In all cases, the twin corn tortillas stood up to the onslaught of juices from the filling, though I was surprised to see Lola’s using store-bought tortillas; it seems easy to have a bowl of masa ready to go, to make tortillas from scratch in small batches, staying a few ahead of incoming orders. It’s the kind of thing that doesn’t seem like it would require that much additional effort, but would improve any taco greatly. I poured on the homemade “XXX” hot sauce, which was a beautiful color, but didn’t deliver on the heat quite in the way I had hoped. These are minor complaints, though, brought up only to balance the otherwise overwhelming enthusiasm I have for Lola’s Taqueria.
Wrappers Sandwiches and Hot Dogs
When you love sandwiches — I mean, really love them, that is, photograph them, start websites about them, and assemble them in your sleep — it’s hard to get very enthusiastic about the notion of a wrap. A wrap, it can be argued, flies in the face of what a sandwich essentially is, falling somewhere in the empty space between a salad and a burrito, but nowhere near a slice of bread. It’s this cynicism about wraps that led me to somewhat passive aggressively order a “Chicken Caesar Wrap,” ($5.75) which is something I haven’t enjoyed since I was a 12 -year-old girl who doodled horses on the outside of her Trapper Keeper. It was as good as a chicken Caesar wrap can possibly be, with big chunks of white meat chicken, chopped Romaine lettuce, and a mild, Parmesan-spiked dressing, wrapped in a giant flour tortilla. It was while I waited for my wrap, though, chatting and joking with the owner, that I decided to stop being such a jerk about wraps, and to order something that didn’t seem to have “meh” built into its very design. The staff (who I took to be the owner and his daughter, though this is a completely made-up fact) were so friendly and pleasant that I returned the next day and ordered a “Beef Taco Wrap,” ($5.75) which is exactly what it sounds like: A taco salad rolled up in a tortilla. (Incidentally, if a wrap is filled with Mexican ingredients, isn’t it a burrito?)
I ended up being won over by Wrappers, thanks in part to the personalities there, but mostly due to the pleasing, fresh crunch in both of the wraps I tried. While I will always be a slave to baked bread and the lunchmeat it contains, I will return to Wrappers on the hottest days for a lighter, snappier lunch option. I should also note that, of all the food trailers on Maine Street in Brunswick, Wrappers seems to be the only one that is open no matter what, rain or shine. You won’t be able to get a taco or a bowl of noodles in a thunderstorm, but Wrappers will still be there to sell you a lobster roll or a scoop of ice cream, just as they have been for 17 years. And I like that.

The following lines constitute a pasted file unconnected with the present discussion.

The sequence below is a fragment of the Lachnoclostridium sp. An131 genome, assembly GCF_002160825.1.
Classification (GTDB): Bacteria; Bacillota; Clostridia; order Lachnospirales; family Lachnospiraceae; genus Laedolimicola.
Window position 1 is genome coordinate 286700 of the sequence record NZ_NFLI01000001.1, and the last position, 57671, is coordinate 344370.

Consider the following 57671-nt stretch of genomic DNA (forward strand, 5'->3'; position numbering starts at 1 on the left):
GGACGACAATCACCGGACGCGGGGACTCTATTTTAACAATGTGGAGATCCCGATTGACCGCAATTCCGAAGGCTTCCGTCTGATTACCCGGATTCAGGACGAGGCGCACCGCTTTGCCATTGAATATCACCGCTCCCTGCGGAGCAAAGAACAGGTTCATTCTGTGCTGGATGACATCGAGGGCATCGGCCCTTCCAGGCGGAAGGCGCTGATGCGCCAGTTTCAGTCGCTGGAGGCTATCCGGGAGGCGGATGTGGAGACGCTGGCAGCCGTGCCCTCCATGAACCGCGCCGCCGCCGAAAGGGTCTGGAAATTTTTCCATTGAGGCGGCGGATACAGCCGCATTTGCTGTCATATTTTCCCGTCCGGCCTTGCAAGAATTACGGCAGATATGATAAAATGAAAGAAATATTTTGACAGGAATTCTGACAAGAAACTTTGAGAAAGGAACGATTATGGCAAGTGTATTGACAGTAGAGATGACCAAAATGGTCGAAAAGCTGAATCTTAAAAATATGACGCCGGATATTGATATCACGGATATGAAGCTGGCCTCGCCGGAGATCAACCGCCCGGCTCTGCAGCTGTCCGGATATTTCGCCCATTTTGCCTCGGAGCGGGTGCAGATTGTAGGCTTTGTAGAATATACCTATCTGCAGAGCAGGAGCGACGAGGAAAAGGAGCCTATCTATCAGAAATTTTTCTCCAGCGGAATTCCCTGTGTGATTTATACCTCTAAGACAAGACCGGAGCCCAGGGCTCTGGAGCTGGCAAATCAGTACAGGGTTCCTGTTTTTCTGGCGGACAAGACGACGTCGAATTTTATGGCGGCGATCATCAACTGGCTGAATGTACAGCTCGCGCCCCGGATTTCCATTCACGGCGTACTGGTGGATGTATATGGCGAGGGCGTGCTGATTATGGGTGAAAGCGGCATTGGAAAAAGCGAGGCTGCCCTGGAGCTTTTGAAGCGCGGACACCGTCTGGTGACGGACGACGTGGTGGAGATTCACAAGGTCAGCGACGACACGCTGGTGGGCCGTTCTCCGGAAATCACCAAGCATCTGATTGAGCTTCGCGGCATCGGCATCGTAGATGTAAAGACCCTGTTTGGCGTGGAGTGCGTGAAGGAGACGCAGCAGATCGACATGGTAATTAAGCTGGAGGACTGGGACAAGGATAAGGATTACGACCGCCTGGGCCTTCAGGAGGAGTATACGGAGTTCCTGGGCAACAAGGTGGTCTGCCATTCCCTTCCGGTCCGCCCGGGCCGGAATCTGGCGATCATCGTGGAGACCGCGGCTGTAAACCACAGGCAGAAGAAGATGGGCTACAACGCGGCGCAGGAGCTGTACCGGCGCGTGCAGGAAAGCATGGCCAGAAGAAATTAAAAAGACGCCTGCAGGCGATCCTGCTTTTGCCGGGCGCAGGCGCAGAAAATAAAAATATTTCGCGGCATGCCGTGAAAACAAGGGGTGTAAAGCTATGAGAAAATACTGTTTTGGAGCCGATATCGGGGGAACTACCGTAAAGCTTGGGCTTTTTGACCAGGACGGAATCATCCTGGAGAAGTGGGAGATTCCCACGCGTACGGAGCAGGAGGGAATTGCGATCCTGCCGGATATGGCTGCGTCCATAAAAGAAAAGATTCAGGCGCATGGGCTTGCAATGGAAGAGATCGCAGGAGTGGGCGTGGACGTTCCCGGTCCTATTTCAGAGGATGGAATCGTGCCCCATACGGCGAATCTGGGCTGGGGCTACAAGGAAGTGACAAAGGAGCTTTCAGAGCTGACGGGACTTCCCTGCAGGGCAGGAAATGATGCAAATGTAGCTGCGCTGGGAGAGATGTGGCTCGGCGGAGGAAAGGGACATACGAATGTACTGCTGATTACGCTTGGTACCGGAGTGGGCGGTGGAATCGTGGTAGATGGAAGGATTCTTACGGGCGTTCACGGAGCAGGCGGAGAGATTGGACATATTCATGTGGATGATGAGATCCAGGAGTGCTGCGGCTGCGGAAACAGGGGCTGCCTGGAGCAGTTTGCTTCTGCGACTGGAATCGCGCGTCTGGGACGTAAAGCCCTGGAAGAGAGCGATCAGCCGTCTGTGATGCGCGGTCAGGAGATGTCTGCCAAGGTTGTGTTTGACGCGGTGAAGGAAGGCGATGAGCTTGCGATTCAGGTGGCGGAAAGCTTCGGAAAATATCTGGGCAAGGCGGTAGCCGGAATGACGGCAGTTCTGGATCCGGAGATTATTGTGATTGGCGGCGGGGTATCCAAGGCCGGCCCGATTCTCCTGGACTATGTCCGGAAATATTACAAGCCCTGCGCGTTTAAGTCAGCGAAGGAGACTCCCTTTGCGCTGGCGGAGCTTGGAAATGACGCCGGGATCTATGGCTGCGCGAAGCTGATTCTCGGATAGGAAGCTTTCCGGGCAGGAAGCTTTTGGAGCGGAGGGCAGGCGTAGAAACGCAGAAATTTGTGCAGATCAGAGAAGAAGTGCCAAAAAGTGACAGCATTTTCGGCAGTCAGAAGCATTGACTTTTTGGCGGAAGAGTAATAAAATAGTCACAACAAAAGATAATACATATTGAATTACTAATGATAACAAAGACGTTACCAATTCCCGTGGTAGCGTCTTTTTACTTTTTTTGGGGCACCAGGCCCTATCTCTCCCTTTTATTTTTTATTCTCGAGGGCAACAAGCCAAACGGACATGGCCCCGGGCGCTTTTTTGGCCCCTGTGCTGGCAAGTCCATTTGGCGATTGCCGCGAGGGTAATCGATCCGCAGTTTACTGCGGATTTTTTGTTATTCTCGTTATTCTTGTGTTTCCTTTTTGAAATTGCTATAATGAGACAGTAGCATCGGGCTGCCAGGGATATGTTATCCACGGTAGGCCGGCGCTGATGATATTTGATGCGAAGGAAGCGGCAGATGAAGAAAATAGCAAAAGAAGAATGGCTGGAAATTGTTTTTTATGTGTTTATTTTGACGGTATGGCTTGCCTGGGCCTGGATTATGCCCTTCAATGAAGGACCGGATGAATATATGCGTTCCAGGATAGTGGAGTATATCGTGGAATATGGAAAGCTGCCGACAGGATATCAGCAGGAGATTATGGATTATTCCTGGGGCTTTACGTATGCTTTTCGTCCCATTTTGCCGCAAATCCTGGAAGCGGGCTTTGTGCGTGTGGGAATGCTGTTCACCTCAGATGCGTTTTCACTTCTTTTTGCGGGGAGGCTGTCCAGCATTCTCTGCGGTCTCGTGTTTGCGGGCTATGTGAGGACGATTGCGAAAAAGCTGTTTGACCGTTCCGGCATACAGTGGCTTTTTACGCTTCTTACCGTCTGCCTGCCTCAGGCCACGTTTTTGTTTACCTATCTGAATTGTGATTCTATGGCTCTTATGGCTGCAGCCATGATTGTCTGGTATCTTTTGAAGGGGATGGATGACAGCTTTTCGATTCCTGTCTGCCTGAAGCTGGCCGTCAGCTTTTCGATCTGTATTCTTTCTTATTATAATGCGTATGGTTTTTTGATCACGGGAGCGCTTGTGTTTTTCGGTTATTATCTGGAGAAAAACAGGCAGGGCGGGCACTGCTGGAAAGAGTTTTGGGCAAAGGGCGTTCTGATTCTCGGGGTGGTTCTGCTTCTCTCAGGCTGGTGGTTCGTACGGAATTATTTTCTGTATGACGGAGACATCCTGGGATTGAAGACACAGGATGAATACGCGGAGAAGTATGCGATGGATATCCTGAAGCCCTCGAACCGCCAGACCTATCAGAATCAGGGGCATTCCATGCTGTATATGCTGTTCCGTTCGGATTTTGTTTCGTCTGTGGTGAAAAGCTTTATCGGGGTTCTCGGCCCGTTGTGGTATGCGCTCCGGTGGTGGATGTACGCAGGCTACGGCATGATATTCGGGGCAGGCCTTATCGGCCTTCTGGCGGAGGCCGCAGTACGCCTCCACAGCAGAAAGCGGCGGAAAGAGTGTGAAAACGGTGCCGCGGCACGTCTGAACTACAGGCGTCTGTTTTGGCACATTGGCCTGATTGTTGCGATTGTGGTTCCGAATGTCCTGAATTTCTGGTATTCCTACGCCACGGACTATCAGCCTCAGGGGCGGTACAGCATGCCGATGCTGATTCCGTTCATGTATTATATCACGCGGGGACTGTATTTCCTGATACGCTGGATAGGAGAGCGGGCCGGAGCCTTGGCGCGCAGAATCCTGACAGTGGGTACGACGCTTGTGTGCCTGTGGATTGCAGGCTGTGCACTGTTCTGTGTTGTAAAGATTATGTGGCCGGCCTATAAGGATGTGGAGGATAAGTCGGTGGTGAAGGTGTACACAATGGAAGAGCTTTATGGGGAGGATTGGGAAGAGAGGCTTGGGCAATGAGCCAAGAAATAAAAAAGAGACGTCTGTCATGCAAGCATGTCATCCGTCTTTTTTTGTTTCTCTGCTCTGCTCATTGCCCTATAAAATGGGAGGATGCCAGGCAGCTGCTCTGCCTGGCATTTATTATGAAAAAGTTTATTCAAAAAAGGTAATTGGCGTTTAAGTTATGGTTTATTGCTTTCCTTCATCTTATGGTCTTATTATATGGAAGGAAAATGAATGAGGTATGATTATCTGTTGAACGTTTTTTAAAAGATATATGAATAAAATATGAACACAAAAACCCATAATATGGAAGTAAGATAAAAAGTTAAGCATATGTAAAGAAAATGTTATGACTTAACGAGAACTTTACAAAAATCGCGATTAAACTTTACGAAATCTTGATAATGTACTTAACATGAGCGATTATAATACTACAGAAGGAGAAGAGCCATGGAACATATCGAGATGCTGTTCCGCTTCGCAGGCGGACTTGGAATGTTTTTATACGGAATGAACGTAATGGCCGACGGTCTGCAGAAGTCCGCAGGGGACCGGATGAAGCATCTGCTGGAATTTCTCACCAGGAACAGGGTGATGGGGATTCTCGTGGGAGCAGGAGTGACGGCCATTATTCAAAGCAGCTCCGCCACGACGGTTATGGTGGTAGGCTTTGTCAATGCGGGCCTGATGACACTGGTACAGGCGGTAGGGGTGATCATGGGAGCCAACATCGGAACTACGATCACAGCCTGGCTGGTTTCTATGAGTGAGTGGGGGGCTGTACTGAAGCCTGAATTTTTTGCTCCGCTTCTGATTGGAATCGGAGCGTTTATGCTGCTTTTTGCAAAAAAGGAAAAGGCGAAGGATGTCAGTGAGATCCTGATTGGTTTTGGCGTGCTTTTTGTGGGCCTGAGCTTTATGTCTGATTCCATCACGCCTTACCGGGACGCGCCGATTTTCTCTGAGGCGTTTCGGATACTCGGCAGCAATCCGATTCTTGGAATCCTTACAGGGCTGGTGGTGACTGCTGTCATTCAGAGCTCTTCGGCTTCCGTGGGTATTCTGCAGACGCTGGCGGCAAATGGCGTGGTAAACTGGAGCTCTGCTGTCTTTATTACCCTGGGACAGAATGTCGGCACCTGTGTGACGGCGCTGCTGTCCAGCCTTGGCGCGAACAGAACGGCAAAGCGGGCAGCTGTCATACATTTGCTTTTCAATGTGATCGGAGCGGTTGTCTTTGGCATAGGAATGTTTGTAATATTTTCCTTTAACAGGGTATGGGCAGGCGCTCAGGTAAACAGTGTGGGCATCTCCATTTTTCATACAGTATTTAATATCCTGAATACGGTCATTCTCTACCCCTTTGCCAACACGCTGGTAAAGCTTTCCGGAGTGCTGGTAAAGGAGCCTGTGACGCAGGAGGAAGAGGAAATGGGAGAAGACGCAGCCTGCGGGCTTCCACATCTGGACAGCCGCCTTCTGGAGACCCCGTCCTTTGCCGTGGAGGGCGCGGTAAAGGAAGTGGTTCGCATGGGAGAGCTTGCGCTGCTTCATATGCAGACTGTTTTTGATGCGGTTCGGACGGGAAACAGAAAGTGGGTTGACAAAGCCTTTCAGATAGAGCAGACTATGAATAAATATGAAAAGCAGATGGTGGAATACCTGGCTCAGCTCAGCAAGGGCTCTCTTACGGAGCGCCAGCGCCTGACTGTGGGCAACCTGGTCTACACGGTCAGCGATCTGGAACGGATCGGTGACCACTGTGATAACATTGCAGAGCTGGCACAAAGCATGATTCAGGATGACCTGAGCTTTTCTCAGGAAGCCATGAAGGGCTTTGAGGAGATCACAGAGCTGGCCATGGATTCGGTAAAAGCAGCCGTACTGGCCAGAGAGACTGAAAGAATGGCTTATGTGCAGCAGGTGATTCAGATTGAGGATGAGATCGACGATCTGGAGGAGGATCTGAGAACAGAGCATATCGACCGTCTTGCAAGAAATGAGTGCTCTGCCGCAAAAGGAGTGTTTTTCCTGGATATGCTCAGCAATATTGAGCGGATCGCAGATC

The newest entry to Brunswick’s food trailer scene, Northeast Noodle serves exclusively vegetarian stir-frys, cooked to order while you wait. You begin with your choice of noodle, udon or rice noodle, and then add either tofu, Cannellini beans, or peanut sauce, then choose from a variety of sauces. Everything gets tossed together with seasonal vegetables, and served in paper bowls. The truck also offers a gussied-up macaroni and cheese, as well as several varieties of naturally-flavored, unsweetened iced teas.
Owner Patricia is the kind of person you like on sight: she’s quick to smile and laugh, wears crazy flower-print blouses, and has a natural, easygoing way about her that immediately sets you at ease, even when you are wrestling with an unfamiliar Vegetarian menu. I ordered the “#3,” udon noodles with peanut sauce and hot sauce ($7), requesting additionally that it “be awesome.” Five minutes, and a cup of iced tea infused with fresh mint later, and my noodles were ready to go.
The noodles weren’t my favorite, with the cooked zucchini and greens fusing together with the broad wheat noodles into a kind of gummy mass, and coated in a peanut sauce that I can only think to describe as “tangy.” Pure vegetarian dishes are, admittedly, not something I have a ton of experience with, but this bowl of noodles suffered from a sameness of texture that found me wishing for something (anything!) to break up the monotony in my mouth; some crunchy bean shoots, or crushed peanuts, would have gone a long way. This was a funny bowl of noodles; Vegetarian first, with wholesome, local vegetables and noodles, but with any kind of distinctly Asian flavor coming in a distant second.
Danny’s was the first food trailer to set up shop on the Brunswick green, and has become a Maine institution. If it’s possible for a hot dog stand to have “regulars,” you’ll find them at Danny’s, queued up several bodies deep for steamed (or grilled!) hot dogs, in traditional, warm steamed New England split-top buns. You can also choose a hamburger or a cheeseburger, and go buck-wild loading your lunch up with toppings, including bacon, cheese, chili, coleslaw, or sauerkraut. If hot dogs or cheeseburgers aren’t your thing (which is hard to imagine), you can also opt for a “Steak & Cheese” ($6.00) or a B.L.T. ($4.00).
I tried a steamed hot dog with mustard and onions ($1.50) and a cheeseburger with ketchup and relish ($3.00). The cheeseburger was sensational; sitting outside in the park, eating out of my cardboard box, the burger was reminiscent of the kind of food you’d have at a family barbecue. The ingredients were basic, but the substantial burger patty was char-grilled, with a crunchy crust, and plenty of melty American cheese draping over the sides. I’m not positive, and will certainly need another visit to be certain, but I think the hamburger patties were hand-formed, which was a welcome surprise. I would expect a Summer burger stand slinging $3 burgers to be using frozen patties, but these were unevenly shaped, and didn’t bear any of the telltale artificial smoke flavoring.
I was less excited about the hot dog; the fluffy steamed bun was delicious, and fused with the hot dog into three delicious bites, making it easy to eat several at a sitting. The hot dog had a pleasant snap to the casing, but was a little mushy and too-finely-ground on the inside, and topped with French’s bright yellow mustard and raw onions. Perhaps the dog would have fared better had I ordered it grilled, but my sense is that these hot dogs aren’t meant to be eaten plain. Instead, they serve as a vehicle for other toppings, and I am certain that when heaped with chili and cheese, these hot dogs provide a tasty base for anything else you’d like to pile on.